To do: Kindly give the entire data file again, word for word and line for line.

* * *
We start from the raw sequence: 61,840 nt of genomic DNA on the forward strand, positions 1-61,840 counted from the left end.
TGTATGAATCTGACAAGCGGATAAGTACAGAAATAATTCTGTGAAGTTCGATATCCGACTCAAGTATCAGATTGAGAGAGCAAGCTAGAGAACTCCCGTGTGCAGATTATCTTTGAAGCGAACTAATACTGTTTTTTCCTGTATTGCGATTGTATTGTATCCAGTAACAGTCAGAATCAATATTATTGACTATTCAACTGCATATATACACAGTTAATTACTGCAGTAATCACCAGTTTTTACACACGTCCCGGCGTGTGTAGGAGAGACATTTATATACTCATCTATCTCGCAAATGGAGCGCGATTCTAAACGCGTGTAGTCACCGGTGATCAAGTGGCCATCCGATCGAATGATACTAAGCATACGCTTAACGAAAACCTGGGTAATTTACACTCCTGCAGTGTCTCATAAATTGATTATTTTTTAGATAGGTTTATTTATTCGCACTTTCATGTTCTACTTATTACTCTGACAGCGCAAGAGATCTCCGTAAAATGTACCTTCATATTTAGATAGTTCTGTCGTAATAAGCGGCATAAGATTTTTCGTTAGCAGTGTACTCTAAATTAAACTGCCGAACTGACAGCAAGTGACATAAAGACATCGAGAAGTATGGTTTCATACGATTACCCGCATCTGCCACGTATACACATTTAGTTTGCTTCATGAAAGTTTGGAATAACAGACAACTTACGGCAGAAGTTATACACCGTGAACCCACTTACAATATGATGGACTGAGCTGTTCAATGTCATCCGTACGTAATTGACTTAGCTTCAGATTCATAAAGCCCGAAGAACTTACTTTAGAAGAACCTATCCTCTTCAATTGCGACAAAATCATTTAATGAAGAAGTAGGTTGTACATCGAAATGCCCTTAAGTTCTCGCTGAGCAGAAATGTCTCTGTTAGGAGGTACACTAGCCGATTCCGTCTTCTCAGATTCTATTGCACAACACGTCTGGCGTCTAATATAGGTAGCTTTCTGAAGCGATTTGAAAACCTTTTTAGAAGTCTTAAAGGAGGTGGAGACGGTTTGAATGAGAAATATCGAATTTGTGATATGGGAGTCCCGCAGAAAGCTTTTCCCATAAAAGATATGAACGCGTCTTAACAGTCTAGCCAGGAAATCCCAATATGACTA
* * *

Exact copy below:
We start from the raw sequence: 61,840 nt of genomic DNA on the forward strand, positions 1-61,840 counted from the left end.
TGTATGAATCTGACAAGCGGATAAGTACAGAAATAATTCTGTGAAGTTCGATATCCGACTCAAGTATCAGATTGAGAGAGCAAGCTAGAGAACTCCCGTGTGCAGATTATCTTTGAAGCGAACTAATACTGTTTTTTCCTGTATTGCGATTGTATTGTATCCAGTAACAGTCAGAATCAATATTATTGACTATTCAACTGCATATATACACAGTTAATTACTGCAGTAATCACCAGTTTTTACACACGTCCCGGCGTGTGTAGGAGAGACATTTATATACTCATCTATCTCGCAAATGGAGCGCGATTCTAAACGCGTGTAGTCACCGGTGATCAAGTGGCCATCCGATCGAATGATACTAAGCATACGCTTAACGAAAACCTGGGTAATTTACACTCCTGCAGTGTCTCATAAATTGATTATTTTTTAGATAGGTTTATTTATTCGCACTTTCATGTTCTACTTATTACTCTGACAGCGCAAGAGATCTCCGTAAAATGTACCTTCATATTTAGATAGTTCTGTCGTAATAAGCGGCATAAGATTTTTCGTTAGCAGTGTACTCTAAATTAAACTGCCGAACTGACAGCAAGTGACATAAAGACATCGAGAAGTATGGTTTCATACGATTACCCGCATCTGCCACGTATACACATTTAGTTTGCTTCATGAAAGTTTGGAATAACAGACAACTTACGGCAGAAGTTATACACCGTGAACCCACTTACAATATGATGGACTGAGCTGTTCAATGTCATCCGTACGTAATTGACTTAGCTTCAGATTCATAAAGCCCGAAGAACTTACTTTAGAAGAACCTATCCTCTTCAATTGCGACAAAATCATTTAATGAAGAAGTAGGTTGTACATCGAAATGCCCTTAAGTTCTCGCTGAGCAGAAATGTCTCTGTTAGGAGGTACACTAGCCGATTCCGTCTTCTCAGATTCTATTGCACAACACGTCTGGCGTCTAATATAGGTAGCTTTCTGAAGCGATTTGAAAACCTTTTTAGAAGTCTTAAAGGAGGTGGAGACGGTTTGAATGAGAAATATCGAATTTGTGATATGGGAGTCCCGCAGAAAGCTTTTCCCATAAAAGATATGAACGCGTCTTAACAGTCTAGCCAGGAAATCCCAATATGACTA